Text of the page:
How can we reconcile with those who cannot come to terms with themselves?
This is a question for those who call for reconciliation with the Muslim Brotherhood, when they themselves cannot accommodate their mistakes and unite their visions on how to come to terms with themselves before seeking reconciliation with the Egyptians who rejected them.
Ali Bakr wrote an important review on the escalation and aggravation of the conflict within the Muslim Brotherhood. I convey part of his article. Ali Bakr said:
“The conflict within the ranks of the Muslim Brotherhood in Egypt has been significantly aggravated recently, especially after the numerous failed mediations to resolve the crisis, on top of which is came the one led by Sheikh Yusuf al-Qaradawi, historical heavyweight and intellectual figure in the organisation.”
The extreme crisis within the group has raised many questions about the sides of the conflict within the ranks of the group, and the weight of each party. It also raises questions as to their ability to confront each other at this juncture of group’s era, which is unprecedented throughout its long history, especially after the fall of its regime in the 30 June uprising.
Parties of the conflict
The parties involved in the internal conflict within the Brotherhood can be listed as follows:
The first front is the committee formed in February 2014 to manage the Brotherhood’s affairs, headed by Brotherhood figure and member of the Guidance Bureau Mohamed Kamal. The committee was formed to run and manage the group’s affairs, replacing the Guidance Bureau, of which the majority of members were arrested following 30 June 2013. This committee also includes the Brotherhood’s management bureau abroad, which was formed in March 2015 headed by member of the Brotherhood’s Shura Council Ahmed Abdel Rahman.
The second includes a number of members of the Guidance Bureau, notably the deputy supreme guide and the current Acting Supreme Guide Mahmoud Ezzat, Brotherhood Secretary-General Mahmoud Hussein, and Secretary-General of the International Organisation of the Muslim Brotherhood Ibrahim Mounier. This front can be considered the “senior front” or the Brotherhood’s generation of elders.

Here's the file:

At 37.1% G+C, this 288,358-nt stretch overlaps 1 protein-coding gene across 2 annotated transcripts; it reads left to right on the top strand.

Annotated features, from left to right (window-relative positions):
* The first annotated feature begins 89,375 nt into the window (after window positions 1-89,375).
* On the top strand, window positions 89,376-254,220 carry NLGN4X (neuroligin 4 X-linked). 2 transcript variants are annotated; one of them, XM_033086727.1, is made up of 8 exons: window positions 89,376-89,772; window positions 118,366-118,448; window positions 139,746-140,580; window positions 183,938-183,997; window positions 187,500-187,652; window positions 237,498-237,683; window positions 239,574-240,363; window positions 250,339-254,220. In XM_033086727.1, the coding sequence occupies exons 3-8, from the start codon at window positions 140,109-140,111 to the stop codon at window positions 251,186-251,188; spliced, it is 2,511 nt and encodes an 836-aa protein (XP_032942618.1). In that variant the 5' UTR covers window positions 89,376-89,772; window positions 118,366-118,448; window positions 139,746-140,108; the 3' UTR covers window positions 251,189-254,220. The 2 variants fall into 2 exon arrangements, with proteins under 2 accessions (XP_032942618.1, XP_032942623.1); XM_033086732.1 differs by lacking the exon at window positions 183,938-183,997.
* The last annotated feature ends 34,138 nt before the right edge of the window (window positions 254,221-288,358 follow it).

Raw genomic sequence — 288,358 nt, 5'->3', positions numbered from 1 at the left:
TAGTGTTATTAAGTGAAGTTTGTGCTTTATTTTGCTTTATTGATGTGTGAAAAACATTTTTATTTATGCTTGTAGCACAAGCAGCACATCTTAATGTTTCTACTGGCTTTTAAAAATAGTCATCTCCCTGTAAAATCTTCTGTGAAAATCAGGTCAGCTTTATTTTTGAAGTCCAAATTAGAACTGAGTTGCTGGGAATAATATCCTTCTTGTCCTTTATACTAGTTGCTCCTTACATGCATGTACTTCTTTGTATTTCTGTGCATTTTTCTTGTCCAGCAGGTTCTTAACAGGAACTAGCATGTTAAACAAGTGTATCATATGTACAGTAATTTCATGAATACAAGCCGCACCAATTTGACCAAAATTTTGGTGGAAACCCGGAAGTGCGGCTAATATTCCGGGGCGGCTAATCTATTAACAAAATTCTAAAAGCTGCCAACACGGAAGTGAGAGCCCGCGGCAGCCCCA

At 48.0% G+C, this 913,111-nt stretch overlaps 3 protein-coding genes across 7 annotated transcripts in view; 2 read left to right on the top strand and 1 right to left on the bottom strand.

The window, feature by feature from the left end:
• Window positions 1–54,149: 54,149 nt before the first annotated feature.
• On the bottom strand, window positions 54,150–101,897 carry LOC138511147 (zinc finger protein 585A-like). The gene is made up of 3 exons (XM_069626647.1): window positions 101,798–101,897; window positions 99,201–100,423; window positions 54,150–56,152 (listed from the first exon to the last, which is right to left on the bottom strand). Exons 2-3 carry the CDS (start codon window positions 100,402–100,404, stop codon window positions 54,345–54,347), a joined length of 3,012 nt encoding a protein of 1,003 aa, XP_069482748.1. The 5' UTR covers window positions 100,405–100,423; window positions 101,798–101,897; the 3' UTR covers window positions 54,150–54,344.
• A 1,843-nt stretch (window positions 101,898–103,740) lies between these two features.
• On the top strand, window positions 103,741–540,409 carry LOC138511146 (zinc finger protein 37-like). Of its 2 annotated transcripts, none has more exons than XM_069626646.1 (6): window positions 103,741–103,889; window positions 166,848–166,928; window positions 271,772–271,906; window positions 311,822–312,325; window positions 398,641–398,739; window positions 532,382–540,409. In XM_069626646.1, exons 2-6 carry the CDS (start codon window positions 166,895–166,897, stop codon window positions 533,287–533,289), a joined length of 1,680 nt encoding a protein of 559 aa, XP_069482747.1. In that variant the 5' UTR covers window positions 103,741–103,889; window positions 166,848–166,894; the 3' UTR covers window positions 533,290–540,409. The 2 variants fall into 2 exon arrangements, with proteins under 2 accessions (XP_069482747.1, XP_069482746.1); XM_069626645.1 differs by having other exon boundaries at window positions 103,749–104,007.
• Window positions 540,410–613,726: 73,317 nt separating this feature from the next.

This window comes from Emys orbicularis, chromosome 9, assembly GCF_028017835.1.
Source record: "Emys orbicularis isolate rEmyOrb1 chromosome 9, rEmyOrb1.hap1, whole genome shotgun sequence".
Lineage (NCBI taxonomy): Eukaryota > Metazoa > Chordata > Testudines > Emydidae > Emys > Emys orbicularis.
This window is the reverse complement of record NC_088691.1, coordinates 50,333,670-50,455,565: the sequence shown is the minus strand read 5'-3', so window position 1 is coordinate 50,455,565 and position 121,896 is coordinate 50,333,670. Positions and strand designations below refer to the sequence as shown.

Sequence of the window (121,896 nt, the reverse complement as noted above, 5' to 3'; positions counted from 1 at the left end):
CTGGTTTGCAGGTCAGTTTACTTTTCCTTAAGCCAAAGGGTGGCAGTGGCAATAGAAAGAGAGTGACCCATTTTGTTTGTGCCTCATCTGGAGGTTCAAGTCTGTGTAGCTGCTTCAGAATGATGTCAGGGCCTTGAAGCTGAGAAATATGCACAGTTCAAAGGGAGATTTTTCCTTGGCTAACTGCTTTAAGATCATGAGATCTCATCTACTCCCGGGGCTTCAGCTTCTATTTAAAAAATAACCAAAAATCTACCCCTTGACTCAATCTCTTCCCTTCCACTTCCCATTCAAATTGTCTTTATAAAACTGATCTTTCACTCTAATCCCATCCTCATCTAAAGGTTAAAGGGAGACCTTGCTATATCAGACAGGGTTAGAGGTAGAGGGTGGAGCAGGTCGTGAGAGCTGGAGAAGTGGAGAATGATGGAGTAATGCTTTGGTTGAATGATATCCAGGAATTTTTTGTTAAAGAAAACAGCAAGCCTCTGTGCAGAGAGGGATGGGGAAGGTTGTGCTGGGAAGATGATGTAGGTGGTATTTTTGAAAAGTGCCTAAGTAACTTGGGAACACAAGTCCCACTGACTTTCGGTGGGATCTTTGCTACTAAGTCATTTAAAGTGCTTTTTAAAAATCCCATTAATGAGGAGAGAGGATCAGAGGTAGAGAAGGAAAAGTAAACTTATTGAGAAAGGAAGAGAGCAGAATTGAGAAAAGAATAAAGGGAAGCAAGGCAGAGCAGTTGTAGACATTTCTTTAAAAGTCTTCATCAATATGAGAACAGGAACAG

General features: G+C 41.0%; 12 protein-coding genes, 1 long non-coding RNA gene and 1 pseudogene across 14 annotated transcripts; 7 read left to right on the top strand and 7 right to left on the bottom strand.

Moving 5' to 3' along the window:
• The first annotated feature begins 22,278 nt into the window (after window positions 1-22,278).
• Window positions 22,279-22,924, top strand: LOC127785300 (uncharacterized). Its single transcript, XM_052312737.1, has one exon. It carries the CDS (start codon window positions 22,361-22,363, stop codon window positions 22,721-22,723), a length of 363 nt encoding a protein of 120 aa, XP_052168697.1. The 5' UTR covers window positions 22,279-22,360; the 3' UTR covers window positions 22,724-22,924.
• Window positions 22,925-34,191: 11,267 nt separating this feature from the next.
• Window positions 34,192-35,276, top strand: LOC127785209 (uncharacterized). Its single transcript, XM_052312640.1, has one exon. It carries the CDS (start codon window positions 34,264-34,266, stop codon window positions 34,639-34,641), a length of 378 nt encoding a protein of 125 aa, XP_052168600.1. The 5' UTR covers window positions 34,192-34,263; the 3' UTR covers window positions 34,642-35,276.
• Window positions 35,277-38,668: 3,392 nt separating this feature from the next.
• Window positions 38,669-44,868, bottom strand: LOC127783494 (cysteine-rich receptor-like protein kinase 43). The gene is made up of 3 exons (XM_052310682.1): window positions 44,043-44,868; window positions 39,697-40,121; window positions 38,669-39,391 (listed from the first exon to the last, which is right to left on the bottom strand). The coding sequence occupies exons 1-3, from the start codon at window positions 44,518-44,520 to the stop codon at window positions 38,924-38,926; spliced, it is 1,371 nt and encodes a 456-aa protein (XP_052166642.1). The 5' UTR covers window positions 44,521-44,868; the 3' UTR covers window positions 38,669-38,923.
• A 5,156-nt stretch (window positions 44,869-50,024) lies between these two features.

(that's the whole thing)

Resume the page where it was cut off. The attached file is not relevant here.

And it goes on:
The conflict between the two fronts can be briefed in two major causes. The first reason is how the group’s leadership dealt with the Egyptian state after the 30 June uprising. The older camp believes there is no choice but to adopt peaceful solutions to preserve the history and future of the group and avoid the risk of disintegration and collapse.
On the other hand, the younger front believes it is necessary to adopt violence against the state and that they cannot forgo violent confrontation with the state in order to preserve the group’s existence on the political scene. This choice, in their opinion, reinforces the group’s position and makes it an active player in any future negotiations between the state and the group.
The second reason is the administrative disagreement regarding the decision-making mechanisms within the group.
The tools of conflict between the parties
The danger of the current conflict between the two camps within the Muslim Brotherhood lies in the tools of conflict owned by each side. If these tools were pushed to their logical conclusion, they would push the group to collapse.
These include the following:
The first front—which represents the majority of the younger generation, known as the “revolutionary generation”—is heavily influenced by political variables in the last 10 years in general, and the post-25 January Revolution period in particular. This generation still maintains the existence of the Muslim Brotherhood in the street, and in turn the vitality of the group. This camp controls most of the administrative offices in the Egyptian governorates. Most of the supporters of this party are young people who have the ability to organise protests and mobilise across the country with ease.
As for the second camp, they possess a number of important tools that can preserve the group: a historical background, finances, and foreign relations.
Moataz Bellah Abdel-Fattah is an Egyptian professor of political science. He previously served as an adviser to the prime minister of Egypt, and professor of political science at both Cairo University and Central Michigan University.